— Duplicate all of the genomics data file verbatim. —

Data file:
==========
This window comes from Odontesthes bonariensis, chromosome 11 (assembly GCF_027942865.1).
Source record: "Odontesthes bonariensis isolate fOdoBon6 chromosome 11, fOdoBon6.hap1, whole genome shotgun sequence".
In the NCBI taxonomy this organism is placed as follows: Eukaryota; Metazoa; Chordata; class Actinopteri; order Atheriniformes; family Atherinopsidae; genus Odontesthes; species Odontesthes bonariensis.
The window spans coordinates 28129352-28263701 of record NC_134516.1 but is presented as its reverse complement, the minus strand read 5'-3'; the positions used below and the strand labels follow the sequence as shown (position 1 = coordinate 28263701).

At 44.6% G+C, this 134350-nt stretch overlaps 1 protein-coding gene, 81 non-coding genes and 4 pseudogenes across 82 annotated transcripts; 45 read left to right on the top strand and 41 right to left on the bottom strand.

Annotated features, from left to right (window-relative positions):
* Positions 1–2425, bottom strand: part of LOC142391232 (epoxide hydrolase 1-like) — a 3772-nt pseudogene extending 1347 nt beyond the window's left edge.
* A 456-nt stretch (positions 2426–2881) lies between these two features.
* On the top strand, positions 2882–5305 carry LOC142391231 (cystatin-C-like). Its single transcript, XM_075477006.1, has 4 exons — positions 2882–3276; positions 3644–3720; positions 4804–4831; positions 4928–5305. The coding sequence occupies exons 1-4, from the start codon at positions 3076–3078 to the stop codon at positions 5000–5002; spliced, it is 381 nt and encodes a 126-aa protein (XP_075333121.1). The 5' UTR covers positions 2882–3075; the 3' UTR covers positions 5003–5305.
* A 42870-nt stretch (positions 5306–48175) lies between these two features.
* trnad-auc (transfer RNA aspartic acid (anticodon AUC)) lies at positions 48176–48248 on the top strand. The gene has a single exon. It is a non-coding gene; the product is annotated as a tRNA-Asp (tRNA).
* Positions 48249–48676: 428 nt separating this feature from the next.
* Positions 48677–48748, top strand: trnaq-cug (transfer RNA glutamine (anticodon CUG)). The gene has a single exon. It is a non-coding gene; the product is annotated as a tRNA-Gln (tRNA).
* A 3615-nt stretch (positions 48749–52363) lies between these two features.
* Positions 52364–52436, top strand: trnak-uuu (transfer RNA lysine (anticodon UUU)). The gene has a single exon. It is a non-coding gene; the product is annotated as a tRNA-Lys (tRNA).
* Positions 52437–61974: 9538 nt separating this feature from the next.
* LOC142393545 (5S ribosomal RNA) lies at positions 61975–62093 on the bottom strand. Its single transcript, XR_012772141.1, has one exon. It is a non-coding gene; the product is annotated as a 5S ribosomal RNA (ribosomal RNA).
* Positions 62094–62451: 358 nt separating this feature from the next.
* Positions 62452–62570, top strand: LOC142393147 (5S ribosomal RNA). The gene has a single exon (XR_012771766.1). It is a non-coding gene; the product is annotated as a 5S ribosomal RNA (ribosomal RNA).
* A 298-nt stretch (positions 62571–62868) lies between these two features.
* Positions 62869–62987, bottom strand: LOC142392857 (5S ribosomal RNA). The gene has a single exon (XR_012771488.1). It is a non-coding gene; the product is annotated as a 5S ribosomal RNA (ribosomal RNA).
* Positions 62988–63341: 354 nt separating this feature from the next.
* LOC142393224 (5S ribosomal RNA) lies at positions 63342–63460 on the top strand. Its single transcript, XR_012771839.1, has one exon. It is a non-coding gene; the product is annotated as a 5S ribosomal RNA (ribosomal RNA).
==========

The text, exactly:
This window comes from Odontesthes bonariensis, chromosome 11 (assembly GCF_027942865.1).
Source record: "Odontesthes bonariensis isolate fOdoBon6 chromosome 11, fOdoBon6.hap1, whole genome shotgun sequence".
In the NCBI taxonomy this organism is placed as follows: Eukaryota; Metazoa; Chordata; class Actinopteri; order Atheriniformes; family Atherinopsidae; genus Odontesthes; species Odontesthes bonariensis.
The window spans coordinates 28129352-28263701 of record NC_134516.1 but is presented as its reverse complement, the minus strand read 5'-3'; the positions used below and the strand labels follow the sequence as shown (position 1 = coordinate 28263701).

At 44.6% G+C, this 134350-nt stretch overlaps 1 protein-coding gene, 81 non-coding genes and 4 pseudogenes across 82 annotated transcripts; 45 read left to right on the top strand and 41 right to left on the bottom strand.

Annotated features, from left to right (window-relative positions):
* Positions 1–2425, bottom strand: part of LOC142391232 (epoxide hydrolase 1-like) — a 3772-nt pseudogene extending 1347 nt beyond the window's left edge.
* A 456-nt stretch (positions 2426–2881) lies between these two features.
* On the top strand, positions 2882–5305 carry LOC142391231 (cystatin-C-like). Its single transcript, XM_075477006.1, has 4 exons — positions 2882–3276; positions 3644–3720; positions 4804–4831; positions 4928–5305. The coding sequence occupies exons 1-4, from the start codon at positions 3076–3078 to the stop codon at positions 5000–5002; spliced, it is 381 nt and encodes a 126-aa protein (XP_075333121.1). The 5' UTR covers positions 2882–3075; the 3' UTR covers positions 5003–5305.
* A 42870-nt stretch (positions 5306–48175) lies between these two features.
* trnad-auc (transfer RNA aspartic acid (anticodon AUC)) lies at positions 48176–48248 on the top strand. The gene has a single exon. It is a non-coding gene; the product is annotated as a tRNA-Asp (tRNA).
* Positions 48249–48676: 428 nt separating this feature from the next.
* Positions 48677–48748, top strand: trnaq-cug (transfer RNA glutamine (anticodon CUG)). The gene has a single exon. It is a non-coding gene; the product is annotated as a tRNA-Gln (tRNA).
* A 3615-nt stretch (positions 48749–52363) lies between these two features.
* Positions 52364–52436, top strand: trnak-uuu (transfer RNA lysine (anticodon UUU)). The gene has a single exon. It is a non-coding gene; the product is annotated as a tRNA-Lys (tRNA).
* Positions 52437–61974: 9538 nt separating this feature from the next.
* LOC142393545 (5S ribosomal RNA) lies at positions 61975–62093 on the bottom strand. Its single transcript, XR_012772141.1, has one exon. It is a non-coding gene; the product is annotated as a 5S ribosomal RNA (ribosomal RNA).
* Positions 62094–62451: 358 nt separating this feature from the next.
* Positions 62452–62570, top strand: LOC142393147 (5S ribosomal RNA). The gene has a single exon (XR_012771766.1). It is a non-coding gene; the product is annotated as a 5S ribosomal RNA (ribosomal RNA).
* A 298-nt stretch (positions 62571–62868) lies between these two features.
* Positions 62869–62987, bottom strand: LOC142392857 (5S ribosomal RNA). The gene has a single exon (XR_012771488.1). It is a non-coding gene; the product is annotated as a 5S ribosomal RNA (ribosomal RNA).
* Positions 62988–63341: 354 nt separating this feature from the next.
* LOC142393224 (5S ribosomal RNA) lies at positions 63342–63460 on the top strand. Its single transcript, XR_012771839.1, has one exon. It is a non-coding gene; the product is annotated as a 5S ribosomal RNA (ribosomal RNA).